How to Use Technology to Teach the Water Cycle
by Judie Haynes
Take advantage of computer technology in your ESL classroom. This CD ROM features a courtroom trial format and can easily be adapted to teach basic science concepts to your English language learners. Student in grades 4-12 will love the animation and humorous presentation. Lessons are written to be used with cooperative groups.
On this Science Court CD ROM, lawyers for each side of a dispute battle over a case and present their arguments. The trial is divided into four parts and at the end of each part, a court commentator reviews the facts and asks students to predict what will happen next.
During each interval there are “hands-on” cooperative learning activities where students answer six content-related questions on reproducible information sheets. Each information sheet contains a different quote from a key participant in the trial to help students answer the questions. This makes each student on a team a participant in the process with important information to contribute to the group. The students predict how the jury will vote at the end of the trial.
The water cycle
Advanced beginning to intermediate ESL students in grades 4-8
Content Concepts & Skills
- Development of science vocabulary
- Comparison of rates of evaporation
- Conducting science experiments
- Working in a cooperative group
- Restating steps in a science experiment
Condensation, evaporation, water vapor, states of matter, water cycle
Materials or Resources
Science Court CD or video Water Cycleby Tom Snyder; Water Cycle Teacher’s Guide; reproducible student activity sheets. The materials for the experiments are not usually difficult to find.
Instructional SequenceThe Science Court material was created for a mainstream students and will need to be adapted for an ESL or Bilingual class. This is easily done because the activities are "hands-on."
- Show each section of the Science Court CD or video to an entire ESL group at one time. At the end of each section there are questions, predictions, and experiments for the students to work on. The action of the trial should be restated by students during this break to be sure that they comprehend the material. Students can go back to review a part of the trial that they want to see again by using a “Trial Clips” button.
- ELLs will need to have more extensive experiences with both the language and the scientific concepts presented in the drama. Some students may need experience with cooperative learning and time should be spent on this. I teach the vocabulary in context unless there are words which are crucial to the comprehsion of the concept.
- If the language in the Science Court drama is too difficult, you may need to restate, or have your more proficient students restate, what has been said. I usually require that students restate the steps of the experiment in drawings or short sentences.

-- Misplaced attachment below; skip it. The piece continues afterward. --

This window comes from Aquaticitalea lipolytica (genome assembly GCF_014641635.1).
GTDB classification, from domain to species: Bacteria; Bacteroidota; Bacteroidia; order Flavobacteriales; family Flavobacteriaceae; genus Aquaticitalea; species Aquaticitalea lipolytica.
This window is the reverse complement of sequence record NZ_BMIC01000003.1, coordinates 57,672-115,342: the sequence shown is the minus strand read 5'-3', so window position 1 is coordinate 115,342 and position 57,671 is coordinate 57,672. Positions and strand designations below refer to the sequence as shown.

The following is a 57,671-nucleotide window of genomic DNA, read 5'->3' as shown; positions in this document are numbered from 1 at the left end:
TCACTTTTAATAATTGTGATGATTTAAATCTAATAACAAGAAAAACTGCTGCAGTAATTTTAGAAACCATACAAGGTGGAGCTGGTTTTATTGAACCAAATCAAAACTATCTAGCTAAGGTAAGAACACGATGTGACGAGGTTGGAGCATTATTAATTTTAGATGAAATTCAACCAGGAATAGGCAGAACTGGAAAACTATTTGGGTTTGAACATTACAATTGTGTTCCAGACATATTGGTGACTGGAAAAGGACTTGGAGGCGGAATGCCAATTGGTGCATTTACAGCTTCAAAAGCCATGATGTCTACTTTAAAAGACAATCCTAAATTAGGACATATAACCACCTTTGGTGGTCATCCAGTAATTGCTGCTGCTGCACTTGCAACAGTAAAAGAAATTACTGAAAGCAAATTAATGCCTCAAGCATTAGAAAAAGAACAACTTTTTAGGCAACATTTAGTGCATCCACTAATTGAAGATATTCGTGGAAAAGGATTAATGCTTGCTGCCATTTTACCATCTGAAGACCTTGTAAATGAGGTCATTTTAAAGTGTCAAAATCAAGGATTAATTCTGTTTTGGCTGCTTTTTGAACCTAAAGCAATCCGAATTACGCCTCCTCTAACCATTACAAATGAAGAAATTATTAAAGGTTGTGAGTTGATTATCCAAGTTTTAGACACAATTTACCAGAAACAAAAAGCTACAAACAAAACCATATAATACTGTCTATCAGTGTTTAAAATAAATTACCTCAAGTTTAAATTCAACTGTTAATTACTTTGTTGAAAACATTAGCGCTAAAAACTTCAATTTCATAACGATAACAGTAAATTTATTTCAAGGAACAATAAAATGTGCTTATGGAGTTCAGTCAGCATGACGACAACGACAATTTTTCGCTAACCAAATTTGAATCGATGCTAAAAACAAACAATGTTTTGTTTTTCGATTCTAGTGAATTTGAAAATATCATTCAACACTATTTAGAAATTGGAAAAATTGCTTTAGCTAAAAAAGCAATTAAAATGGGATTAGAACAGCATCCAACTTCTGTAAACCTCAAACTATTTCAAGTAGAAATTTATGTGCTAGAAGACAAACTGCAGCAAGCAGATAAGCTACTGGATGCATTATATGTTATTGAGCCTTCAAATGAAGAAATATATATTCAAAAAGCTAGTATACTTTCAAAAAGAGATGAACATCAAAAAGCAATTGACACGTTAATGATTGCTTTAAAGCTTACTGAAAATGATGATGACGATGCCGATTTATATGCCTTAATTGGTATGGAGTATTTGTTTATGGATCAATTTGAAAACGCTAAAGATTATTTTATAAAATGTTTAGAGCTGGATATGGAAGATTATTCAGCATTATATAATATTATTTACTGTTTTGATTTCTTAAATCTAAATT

- Many English language learners are not used to predicting outcomes. They may be uncomfortable making guesses.It may not be culturally appropriate behavior. ESL and bilingual students need to learn how to solve problems and explain their point of view to a group. This skill should be taught to ELLs. Explain to students their predictions do not have to be correct. Have them make educated guesses and explain the reasons for their guesses. Give them the opportunity to change their predicitions as the trial unfolds.
- Plan to spend a much longer time on each unit than the recommended 2 or 3 class periods. You may want to pre-teach the concepts or the vocabulary.
- Depending on the size and grade level of your class, you may want to demonstrate some of experiments to the class rather than having students work in cooperative groups. Always have students draw the steps in an experiment and then tell about each step. Have them keep a science journal. Extend the theme to include more oral language and writing which are needed by ESL students. More experiments are available on the Tom Synder website. These experiments are designed for students to do at home with parental supervision.
- Don’t skip the songs or poems included with the unit. These are excellent for reinforcing language and vocabulary. You can access the music and lyrics to the Water Cycle Song on the Tom Synder website.
Use the experiments to teach your students the scientific method. Here is an example from the "Water Cycle" unit
1. Explain to students that this is what we want to find out during the experiment. This is the question. Write the question on the board. (Will the water in different containers evaporate in the same amount of time?)
2. Have students guess what will happen. Write down their responses. This is the guess or the hypothesis. This guess does not have to be correct.
3. Have students list the materials that you will need.
4. Explain to students that the next part is the procedure or the steps of the experiment. This tells what you do first, second, third, etc.
- Use a tablespoon to put small amounts of the same amount of water in each container.
- Draw how the water in each container looks.
- Check the containers each hour.
- Write down what you see.
5. The water in the wide container will evaporate first. This is called the result of the experiment. The result is what happens during the experiment.
6. The water in the wide dish evaporates sooner because more of it’s surface is exposed to the air. Explain to students that this is the conclusion . This is what was learned during the experiment.
Here are some additional resources for water cycle information for children on the internet:
- The Water Cycle on the Evergreen Project web site.
- Learn about the Earth's Water on the University of Miami web site.
© 1998-2004 Judie Haynes, www.everythingESL.net